U.S. representative Wayne Gilchrest of Maryland, who once voted for the "don't ask, don't tell" military policy on gays in the military, is now leading a fight to reverse the ban. In 1993 the Republican, whose brother is gay, was conflicted. Gilchrest didn't believe the lifestyle was unsavory. But he listened to House conservatives who warned that asking men and women to serve in close quarters with gays and lesbians would create conflict in the ranks. Gilchrest, along with 301 others, took what he now says was probably the easy route and ratified the policy. "At the time, it seemed like the reasonable compromise," Gilchrest said. "That's pretty much how it was when I was in the service. Nobody asked about it, nobody thought about it."
Now Gilchrest has joined congressional Democrats in seeking to lift the ban. The former Marine sergeant, who was wounded in Vietnam, calls the policy a failure that costs taxpayers millions of dollars to enforce and keeps out capable men and women. His decision has helped revitalize the debate over the prohibition as operations in Iraq and Afghanistan strain U.S. forces and the Army struggles to meet recruitment goals.
Rep. Martin Meehan, a Massachusetts Democrat, introduced the Military Readiness Enhancement Act in March seeking the repeal. Gilchrest is one of four Republicans and 81 Democrats cosponsoring the legislation. Most of Gilchrest's time is spent on issues involving the Chesapeake Bay and other areas in the first congressional district, which includes all of Maryland's eastern shore and parts of Anne Arundel, Baltimore, and Harford counties. As a Marine sergeant in 1967, Gilchrest was shot in the chest while trying to free himself and two others cut off by the enemy. He's now certain that some of the Marines he fought alongside were gay. "You just didn't think about it in those days, but you knew there were people of that persuasion, and they served with great distinction," he said, nearly four decades later.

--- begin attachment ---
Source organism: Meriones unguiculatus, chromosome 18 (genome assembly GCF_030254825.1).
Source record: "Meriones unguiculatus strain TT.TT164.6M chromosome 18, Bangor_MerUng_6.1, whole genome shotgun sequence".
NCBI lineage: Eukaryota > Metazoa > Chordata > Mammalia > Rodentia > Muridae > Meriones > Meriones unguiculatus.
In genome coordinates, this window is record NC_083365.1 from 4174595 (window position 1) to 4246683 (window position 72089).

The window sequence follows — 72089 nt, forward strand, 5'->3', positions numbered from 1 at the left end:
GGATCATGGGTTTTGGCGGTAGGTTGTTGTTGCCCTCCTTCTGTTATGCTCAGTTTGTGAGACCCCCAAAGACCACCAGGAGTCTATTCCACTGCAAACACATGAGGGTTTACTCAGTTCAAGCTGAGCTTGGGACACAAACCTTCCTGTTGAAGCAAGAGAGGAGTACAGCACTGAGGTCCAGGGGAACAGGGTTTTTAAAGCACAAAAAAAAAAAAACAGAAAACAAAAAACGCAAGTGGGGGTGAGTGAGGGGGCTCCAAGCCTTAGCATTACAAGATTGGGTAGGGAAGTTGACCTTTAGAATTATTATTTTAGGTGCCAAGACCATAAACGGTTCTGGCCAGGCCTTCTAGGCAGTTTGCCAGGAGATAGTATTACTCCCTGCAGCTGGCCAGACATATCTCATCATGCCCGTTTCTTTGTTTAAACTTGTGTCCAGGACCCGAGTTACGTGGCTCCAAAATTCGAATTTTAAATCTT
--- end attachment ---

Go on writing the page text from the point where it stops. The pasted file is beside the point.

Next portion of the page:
Part of his decision is based on financial reasons. Over the last 10 years, it has cost $190 million to investigate, discharge, and replace the more than 9,400 service members who said they were gay, according to the Government Accountability Office. Gilchrest's decision was also influenced by his youngest brother, David, who married his partner of 16 years last year on a beach in Massachusetts. When a fellow Republican warned last year that same-sex marriage would bring the wrath of God down on the nation, Gilchrest stood up and said, "My brother's gay, he's married to a nice man, and he's normal."
Last year he took David to the White House for a Christmas dinner and introduced him to the president. David Gilchrest, 48, said he's proud of his brother. "He's always been very open-minded," he said. "He listens to both sides of the story, and he doesn't get angry when he talks about the issues." It remains to be seen how Gilchrest's stand will fare in Maryland's increasingly conservative first district, where he plans to run for a ninth term next year. (AP)